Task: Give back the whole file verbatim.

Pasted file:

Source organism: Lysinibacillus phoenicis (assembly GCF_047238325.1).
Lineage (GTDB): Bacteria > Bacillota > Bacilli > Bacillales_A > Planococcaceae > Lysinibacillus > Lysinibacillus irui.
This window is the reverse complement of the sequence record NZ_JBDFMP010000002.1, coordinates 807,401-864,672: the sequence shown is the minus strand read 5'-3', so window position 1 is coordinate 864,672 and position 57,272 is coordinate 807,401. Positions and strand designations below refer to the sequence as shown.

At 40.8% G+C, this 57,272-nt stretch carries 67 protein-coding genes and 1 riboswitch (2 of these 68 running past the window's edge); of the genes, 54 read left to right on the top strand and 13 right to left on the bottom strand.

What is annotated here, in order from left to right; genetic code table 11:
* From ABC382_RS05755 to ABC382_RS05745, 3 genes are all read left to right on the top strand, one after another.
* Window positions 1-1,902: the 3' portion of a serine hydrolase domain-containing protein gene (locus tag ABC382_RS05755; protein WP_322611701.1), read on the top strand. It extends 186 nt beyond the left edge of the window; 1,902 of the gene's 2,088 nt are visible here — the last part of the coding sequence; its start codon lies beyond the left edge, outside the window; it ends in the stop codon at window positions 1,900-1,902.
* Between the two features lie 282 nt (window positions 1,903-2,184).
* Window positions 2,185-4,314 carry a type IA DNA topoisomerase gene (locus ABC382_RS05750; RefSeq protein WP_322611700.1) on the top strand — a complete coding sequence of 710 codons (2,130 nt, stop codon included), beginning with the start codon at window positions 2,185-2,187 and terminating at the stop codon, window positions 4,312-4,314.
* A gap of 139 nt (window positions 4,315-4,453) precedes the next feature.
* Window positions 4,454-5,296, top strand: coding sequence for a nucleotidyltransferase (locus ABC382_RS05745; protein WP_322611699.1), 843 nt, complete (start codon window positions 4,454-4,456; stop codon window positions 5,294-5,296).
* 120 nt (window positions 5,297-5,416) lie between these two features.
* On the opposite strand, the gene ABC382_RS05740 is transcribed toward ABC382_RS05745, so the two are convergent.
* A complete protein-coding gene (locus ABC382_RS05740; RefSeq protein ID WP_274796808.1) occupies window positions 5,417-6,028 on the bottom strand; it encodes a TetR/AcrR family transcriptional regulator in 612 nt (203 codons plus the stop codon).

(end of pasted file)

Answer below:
Source organism: Lysinibacillus phoenicis (assembly GCF_047238325.1).
Lineage (GTDB): Bacteria > Bacillota > Bacilli > Bacillales_A > Planococcaceae > Lysinibacillus > Lysinibacillus irui.
This window is the reverse complement of the sequence record NZ_JBDFMP010000002.1, coordinates 807,401-864,672: the sequence shown is the minus strand read 5'-3', so window position 1 is coordinate 864,672 and position 57,272 is coordinate 807,401. Positions and strand designations below refer to the sequence as shown.

At 40.8% G+C, this 57,272-nt stretch carries 67 protein-coding genes and 1 riboswitch (2 of these 68 running past the window's edge); of the genes, 54 read left to right on the top strand and 13 right to left on the bottom strand.

What is annotated here, in order from left to right; genetic code table 11:
* From ABC382_RS05755 to ABC382_RS05745, 3 genes are all read left to right on the top strand, one after another.
* Window positions 1-1,902: the 3' portion of a serine hydrolase domain-containing protein gene (locus tag ABC382_RS05755; protein WP_322611701.1), read on the top strand. It extends 186 nt beyond the left edge of the window; 1,902 of the gene's 2,088 nt are visible here — the last part of the coding sequence; its start codon lies beyond the left edge, outside the window; it ends in the stop codon at window positions 1,900-1,902.
* Between the two features lie 282 nt (window positions 1,903-2,184).
* Window positions 2,185-4,314 carry a type IA DNA topoisomerase gene (locus ABC382_RS05750; RefSeq protein WP_322611700.1) on the top strand — a complete coding sequence of 710 codons (2,130 nt, stop codon included), beginning with the start codon at window positions 2,185-2,187 and terminating at the stop codon, window positions 4,312-4,314.
* A gap of 139 nt (window positions 4,315-4,453) precedes the next feature.
* Window positions 4,454-5,296, top strand: coding sequence for a nucleotidyltransferase (locus ABC382_RS05745; protein WP_322611699.1), 843 nt, complete (start codon window positions 4,454-4,456; stop codon window positions 5,294-5,296).
* 120 nt (window positions 5,297-5,416) lie between these two features.
* On the opposite strand, the gene ABC382_RS05740 is transcribed toward ABC382_RS05745, so the two are convergent.
* A complete protein-coding gene (locus ABC382_RS05740; RefSeq protein ID WP_274796808.1) occupies window positions 5,417-6,028 on the bottom strand; it encodes a TetR/AcrR family transcriptional regulator in 612 nt (203 codons plus the stop codon).